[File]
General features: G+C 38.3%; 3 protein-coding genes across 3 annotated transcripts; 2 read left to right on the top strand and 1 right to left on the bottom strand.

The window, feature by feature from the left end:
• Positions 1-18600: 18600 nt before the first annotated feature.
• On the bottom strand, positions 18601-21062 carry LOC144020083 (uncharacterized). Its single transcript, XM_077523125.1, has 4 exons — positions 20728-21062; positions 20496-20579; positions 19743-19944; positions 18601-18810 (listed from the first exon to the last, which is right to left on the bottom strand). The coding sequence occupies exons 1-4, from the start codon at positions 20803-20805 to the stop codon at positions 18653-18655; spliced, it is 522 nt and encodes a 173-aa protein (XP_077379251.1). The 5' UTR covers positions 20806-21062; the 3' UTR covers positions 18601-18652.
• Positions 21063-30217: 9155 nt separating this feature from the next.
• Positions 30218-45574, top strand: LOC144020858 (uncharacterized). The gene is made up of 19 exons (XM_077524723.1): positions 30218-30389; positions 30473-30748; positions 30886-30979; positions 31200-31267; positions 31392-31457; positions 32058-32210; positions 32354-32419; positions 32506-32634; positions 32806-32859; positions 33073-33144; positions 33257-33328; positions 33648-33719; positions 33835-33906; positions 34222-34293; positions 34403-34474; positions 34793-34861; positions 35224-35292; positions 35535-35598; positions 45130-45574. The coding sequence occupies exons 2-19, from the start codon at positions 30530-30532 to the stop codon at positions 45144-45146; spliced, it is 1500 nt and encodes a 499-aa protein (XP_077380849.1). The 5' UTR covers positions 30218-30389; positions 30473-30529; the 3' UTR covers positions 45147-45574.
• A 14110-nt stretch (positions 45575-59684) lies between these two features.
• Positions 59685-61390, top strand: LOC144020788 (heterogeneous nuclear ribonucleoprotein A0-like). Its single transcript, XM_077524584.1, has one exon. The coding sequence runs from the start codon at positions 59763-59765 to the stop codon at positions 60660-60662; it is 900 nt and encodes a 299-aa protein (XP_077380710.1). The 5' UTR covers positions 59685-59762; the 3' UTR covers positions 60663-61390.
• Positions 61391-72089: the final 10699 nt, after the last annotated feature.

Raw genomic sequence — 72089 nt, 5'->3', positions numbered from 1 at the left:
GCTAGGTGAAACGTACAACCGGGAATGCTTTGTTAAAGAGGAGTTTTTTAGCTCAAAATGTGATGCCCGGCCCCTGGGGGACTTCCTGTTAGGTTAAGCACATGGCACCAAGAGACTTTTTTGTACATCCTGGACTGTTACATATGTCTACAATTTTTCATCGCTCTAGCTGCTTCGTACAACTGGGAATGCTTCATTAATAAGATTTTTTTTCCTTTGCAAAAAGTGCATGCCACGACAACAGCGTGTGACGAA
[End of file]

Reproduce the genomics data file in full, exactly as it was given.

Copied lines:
General features: G+C 38.3%; 3 protein-coding genes across 3 annotated transcripts; 2 read left to right on the top strand and 1 right to left on the bottom strand.

The window, feature by feature from the left end:
• Positions 1-18600: 18600 nt before the first annotated feature.
• On the bottom strand, positions 18601-21062 carry LOC144020083 (uncharacterized). Its single transcript, XM_077523125.1, has 4 exons — positions 20728-21062; positions 20496-20579; positions 19743-19944; positions 18601-18810 (listed from the first exon to the last, which is right to left on the bottom strand). The coding sequence occupies exons 1-4, from the start codon at positions 20803-20805 to the stop codon at positions 18653-18655; spliced, it is 522 nt and encodes a 173-aa protein (XP_077379251.1). The 5' UTR covers positions 20806-21062; the 3' UTR covers positions 18601-18652.
• Positions 21063-30217: 9155 nt separating this feature from the next.
• Positions 30218-45574, top strand: LOC144020858 (uncharacterized). The gene is made up of 19 exons (XM_077524723.1): positions 30218-30389; positions 30473-30748; positions 30886-30979; positions 31200-31267; positions 31392-31457; positions 32058-32210; positions 32354-32419; positions 32506-32634; positions 32806-32859; positions 33073-33144; positions 33257-33328; positions 33648-33719; positions 33835-33906; positions 34222-34293; positions 34403-34474; positions 34793-34861; positions 35224-35292; positions 35535-35598; positions 45130-45574. The coding sequence occupies exons 2-19, from the start codon at positions 30530-30532 to the stop codon at positions 45144-45146; spliced, it is 1500 nt and encodes a 499-aa protein (XP_077380849.1). The 5' UTR covers positions 30218-30389; positions 30473-30529; the 3' UTR covers positions 45147-45574.
• A 14110-nt stretch (positions 45575-59684) lies between these two features.
• Positions 59685-61390, top strand: LOC144020788 (heterogeneous nuclear ribonucleoprotein A0-like). Its single transcript, XM_077524584.1, has one exon. The coding sequence runs from the start codon at positions 59763-59765 to the stop codon at positions 60660-60662; it is 900 nt and encodes a 299-aa protein (XP_077380710.1). The 5' UTR covers positions 59685-59762; the 3' UTR covers positions 60663-61390.
• Positions 61391-72089: the final 10699 nt, after the last annotated feature.

Raw genomic sequence — 72089 nt, 5'->3', positions numbered from 1 at the left:
GCTAGGTGAAACGTACAACCGGGAATGCTTTGTTAAAGAGGAGTTTTTTAGCTCAAAATGTGATGCCCGGCCCCTGGGGGACTTCCTGTTAGGTTAAGCACATGGCACCAAGAGACTTTTTTGTACATCCTGGACTGTTACATATGTCTACAATTTTTCATCGCTCTAGCTGCTTCGTACAACTGGGAATGCTTCATTAATAAGATTTTTTTTCCTTTGCAAAAAGTGCATGCCACGACAACAGCGTGTGACGAA